Gartner Says Android to Become No. 2 Worldwide Mobile Operating System in 2010 and Challenge Symbian for No. 1 Position by 2014
So Gartner weighs in on mobile phone market evolution over the next few years. Points which I found interesting:
- Apple does not control the universe, and in fact its market share will remain pretty much steady over the next few years.
- The only projected significant market growth comes for Android, and it is really significant.
- The imminent release of Windows Mobile 7 will have no positive effect on Microsoft’s market share, and in fact Gartner projects Windows Mobile to drop to only 3.9% market share by 2014 – even though is number of units will almost triple. It will be interesting to see if Windows Mobile 7 is as meaningless as they project.
It is kind of funny to me that the most popular post I have written (based on the number of hits, anyway) is one on Vista from well over a year ago. It is even more interesting that the hit rate on this post has gone up over time.
Of course, it is fairly easy to draw hits – just use any combination of Microsoft, Vista, sucks, etc. in your tags!
This SharePoint in Web 2.0 Fire Starter- Live Meeting looks interesting.
I also find the following statement on the page interesting:
Did you know that SharePoint is the fastest growing Server product in Microsoft’s history? It’s not only an enterprise darling but also an IT pro dream in terms of maintenance.
SharePoint technologies seem to have a lot of momentum going.
I have always been a big fan of email (well, since email became prevalent, anyway). For me, it is a big help to be able to interact with people asynchronously – to be able to send questions or requests and let people deal with them when they have time (and them to me). This as opposed to a phone call or walking over to their office and demanding immediate attention, and interrupting whatever they are doing. I know not everyone shares my views on this. My peers at Whitehill felt pretty much the opposite about email – that it was a medium of last resort, and that face-to-face or phone communication were preferred. As with most things, I think the real answer is in balance and using the right tool for the context.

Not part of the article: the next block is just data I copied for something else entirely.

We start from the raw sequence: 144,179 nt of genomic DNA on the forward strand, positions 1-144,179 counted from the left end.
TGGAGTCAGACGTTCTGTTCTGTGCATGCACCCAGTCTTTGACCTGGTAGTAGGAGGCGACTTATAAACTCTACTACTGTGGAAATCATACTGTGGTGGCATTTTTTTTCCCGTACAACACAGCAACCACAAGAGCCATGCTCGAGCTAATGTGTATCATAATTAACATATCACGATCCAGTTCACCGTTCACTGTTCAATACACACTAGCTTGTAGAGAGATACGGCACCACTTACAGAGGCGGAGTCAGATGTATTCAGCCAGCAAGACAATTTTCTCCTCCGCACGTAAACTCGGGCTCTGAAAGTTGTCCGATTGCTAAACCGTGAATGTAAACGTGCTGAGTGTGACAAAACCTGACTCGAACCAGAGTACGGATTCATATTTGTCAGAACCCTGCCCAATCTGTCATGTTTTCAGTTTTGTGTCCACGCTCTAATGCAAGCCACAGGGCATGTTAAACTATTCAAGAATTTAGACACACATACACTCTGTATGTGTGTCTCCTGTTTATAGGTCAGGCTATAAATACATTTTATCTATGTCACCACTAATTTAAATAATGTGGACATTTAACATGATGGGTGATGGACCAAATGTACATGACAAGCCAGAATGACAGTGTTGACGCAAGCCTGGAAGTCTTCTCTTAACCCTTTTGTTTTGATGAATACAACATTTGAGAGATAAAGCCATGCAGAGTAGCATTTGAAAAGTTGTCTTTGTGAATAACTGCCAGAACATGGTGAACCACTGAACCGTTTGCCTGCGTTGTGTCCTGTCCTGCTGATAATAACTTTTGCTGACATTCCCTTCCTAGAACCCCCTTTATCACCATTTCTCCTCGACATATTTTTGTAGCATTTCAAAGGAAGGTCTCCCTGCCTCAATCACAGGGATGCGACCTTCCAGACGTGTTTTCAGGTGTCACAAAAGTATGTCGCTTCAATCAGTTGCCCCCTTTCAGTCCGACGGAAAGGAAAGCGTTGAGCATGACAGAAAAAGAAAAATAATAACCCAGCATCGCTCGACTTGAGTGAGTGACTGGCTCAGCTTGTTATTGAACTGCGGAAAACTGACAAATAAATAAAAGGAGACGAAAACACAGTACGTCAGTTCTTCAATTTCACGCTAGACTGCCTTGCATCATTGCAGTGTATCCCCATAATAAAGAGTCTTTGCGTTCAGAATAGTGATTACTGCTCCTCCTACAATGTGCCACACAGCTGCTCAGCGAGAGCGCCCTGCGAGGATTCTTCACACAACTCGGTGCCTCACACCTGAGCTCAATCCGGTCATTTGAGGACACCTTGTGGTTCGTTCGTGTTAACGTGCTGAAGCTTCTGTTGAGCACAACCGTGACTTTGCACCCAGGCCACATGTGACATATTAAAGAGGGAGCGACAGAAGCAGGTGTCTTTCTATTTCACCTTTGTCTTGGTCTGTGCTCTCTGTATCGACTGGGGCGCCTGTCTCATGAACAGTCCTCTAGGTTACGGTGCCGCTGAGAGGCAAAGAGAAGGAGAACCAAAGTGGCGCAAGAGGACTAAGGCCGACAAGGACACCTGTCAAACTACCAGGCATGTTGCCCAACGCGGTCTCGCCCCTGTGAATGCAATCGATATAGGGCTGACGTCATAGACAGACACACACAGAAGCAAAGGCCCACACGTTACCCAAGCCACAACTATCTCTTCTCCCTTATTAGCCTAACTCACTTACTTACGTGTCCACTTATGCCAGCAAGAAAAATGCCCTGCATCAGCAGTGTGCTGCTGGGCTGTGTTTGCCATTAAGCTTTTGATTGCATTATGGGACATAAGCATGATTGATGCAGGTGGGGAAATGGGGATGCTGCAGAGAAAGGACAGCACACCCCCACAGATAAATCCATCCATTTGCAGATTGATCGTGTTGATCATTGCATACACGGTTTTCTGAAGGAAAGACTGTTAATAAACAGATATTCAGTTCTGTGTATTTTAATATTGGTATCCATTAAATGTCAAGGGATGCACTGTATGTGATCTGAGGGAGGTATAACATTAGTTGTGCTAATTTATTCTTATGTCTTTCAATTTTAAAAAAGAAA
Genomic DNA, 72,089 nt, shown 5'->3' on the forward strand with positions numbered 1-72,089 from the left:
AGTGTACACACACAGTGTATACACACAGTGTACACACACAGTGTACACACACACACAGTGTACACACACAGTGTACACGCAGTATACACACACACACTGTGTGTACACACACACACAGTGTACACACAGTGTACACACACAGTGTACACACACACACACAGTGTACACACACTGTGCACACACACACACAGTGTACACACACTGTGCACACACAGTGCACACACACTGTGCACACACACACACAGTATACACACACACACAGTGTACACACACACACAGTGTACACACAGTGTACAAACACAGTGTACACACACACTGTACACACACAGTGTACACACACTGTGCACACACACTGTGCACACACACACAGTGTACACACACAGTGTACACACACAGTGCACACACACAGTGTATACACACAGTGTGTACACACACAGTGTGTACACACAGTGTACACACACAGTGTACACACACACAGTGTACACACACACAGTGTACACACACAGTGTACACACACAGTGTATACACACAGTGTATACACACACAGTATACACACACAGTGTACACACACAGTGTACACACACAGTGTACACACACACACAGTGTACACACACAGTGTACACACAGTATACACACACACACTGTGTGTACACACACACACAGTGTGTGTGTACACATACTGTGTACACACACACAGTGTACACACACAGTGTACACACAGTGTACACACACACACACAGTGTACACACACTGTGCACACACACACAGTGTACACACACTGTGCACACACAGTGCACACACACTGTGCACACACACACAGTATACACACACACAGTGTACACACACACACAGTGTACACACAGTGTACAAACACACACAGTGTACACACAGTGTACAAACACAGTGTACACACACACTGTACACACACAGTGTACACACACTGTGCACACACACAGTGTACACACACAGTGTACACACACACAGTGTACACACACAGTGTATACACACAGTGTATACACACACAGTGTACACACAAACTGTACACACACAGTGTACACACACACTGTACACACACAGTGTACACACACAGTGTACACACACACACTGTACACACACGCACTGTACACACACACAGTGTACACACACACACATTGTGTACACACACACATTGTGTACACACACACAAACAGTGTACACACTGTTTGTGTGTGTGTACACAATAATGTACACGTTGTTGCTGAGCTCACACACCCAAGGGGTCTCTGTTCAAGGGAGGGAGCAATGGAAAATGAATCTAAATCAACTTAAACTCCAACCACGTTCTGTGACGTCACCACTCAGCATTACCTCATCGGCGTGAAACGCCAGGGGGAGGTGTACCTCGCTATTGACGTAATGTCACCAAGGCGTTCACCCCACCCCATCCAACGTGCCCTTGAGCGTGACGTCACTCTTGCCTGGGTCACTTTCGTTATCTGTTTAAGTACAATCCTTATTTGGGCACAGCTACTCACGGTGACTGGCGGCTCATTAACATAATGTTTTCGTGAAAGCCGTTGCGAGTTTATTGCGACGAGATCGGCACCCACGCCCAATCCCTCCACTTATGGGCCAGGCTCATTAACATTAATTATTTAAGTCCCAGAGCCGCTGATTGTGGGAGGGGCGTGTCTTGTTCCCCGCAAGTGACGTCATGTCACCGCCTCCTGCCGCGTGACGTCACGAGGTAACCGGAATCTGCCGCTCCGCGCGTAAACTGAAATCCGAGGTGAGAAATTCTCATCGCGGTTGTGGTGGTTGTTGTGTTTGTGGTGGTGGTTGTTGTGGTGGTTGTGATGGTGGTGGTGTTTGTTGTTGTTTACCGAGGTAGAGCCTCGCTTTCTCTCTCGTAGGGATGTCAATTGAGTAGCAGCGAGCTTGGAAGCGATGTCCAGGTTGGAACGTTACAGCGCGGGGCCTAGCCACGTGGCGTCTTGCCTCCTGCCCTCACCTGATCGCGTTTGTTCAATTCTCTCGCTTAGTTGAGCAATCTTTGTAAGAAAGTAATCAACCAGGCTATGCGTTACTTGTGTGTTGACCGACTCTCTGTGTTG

More and more, however, I am finding that email has become less useful. As a way of distributing specific documents within a team, it is still good. Same for setting up meetings. However, I have noticed a trend over recently (or longer than recently) for people to just ignore email. For the most part, unless a message is marked urgent, or is part of a project-specific interaction, I receive responses to only about 20% of email. I find it hard to believe that this could all be because of poor email etiquette (mine or others). I suspect the bigger problem is email overload – most of us receive far more email than we can possibly respond to. Perhaps email was more productive before it became so widespread. Then there were the years of spam overload, causing many to give up on email as a useful tool. Now (for me, anyway) email spam is no longer a problem. However, many people are still overloaded, even with spam eliminated.
So, is email as a useful business tool dead except for limited communications on projects?
I agree with the observation Free services devaluation: what’s next? that there needs to be (and will be) great evolution of the social networking business model away from what created FaceBook, MySpace and similar sites.
I disagree, though, with the use of Second Life as an example of a social networking site which does not work because of the model, or because of incongruity between corporate presence and user alienation by corporate presence. The problem with Second Life if the implementation – it is crap.
Second Guessing Second Life: Branding Strategy Insider – it is nice to see that I am not the only person who is not terribly impressed with Second Life (see my previous post on the subject)
I was reading this interesting post Coté’s Excellent Description of the Microsoft Web Rift « SmoothSpan Blog, as well as the post to which it refers. It is an interesting discussion of the fears many have with respect to choosing to work with Microsoft technologies versus non-Microsoft. The chain is worth a read, whether you agree with the ideas or not.
One statement I found particularly interesting was
This thing he calles “lock-in fear” and the extreme polarization (encouraged by Microsoft’s rhetoric, tactics, and track record) that you’re either all-Microsoft or no-Microsoft is my “web rift”.
While I would not disagree that Microsoft strongly encourages the use of its tools and technologies (after all, that is what most companies do, isn’t it?), I see far more rhetoric and tactical positioning on the part of non-Microsoft, anti-Microsoft, and Open Source communities insisting that one must be 100% non-Microsoft (and preferably not even play nice with anything Microsoft), or you are obviously a Microsoft fan boy.
I guess that the point that I am making is that a large part of the “lock-in fear” is created not by Microsoft’s behaviour, but by the behaviours of the anti-Microsoft crowd.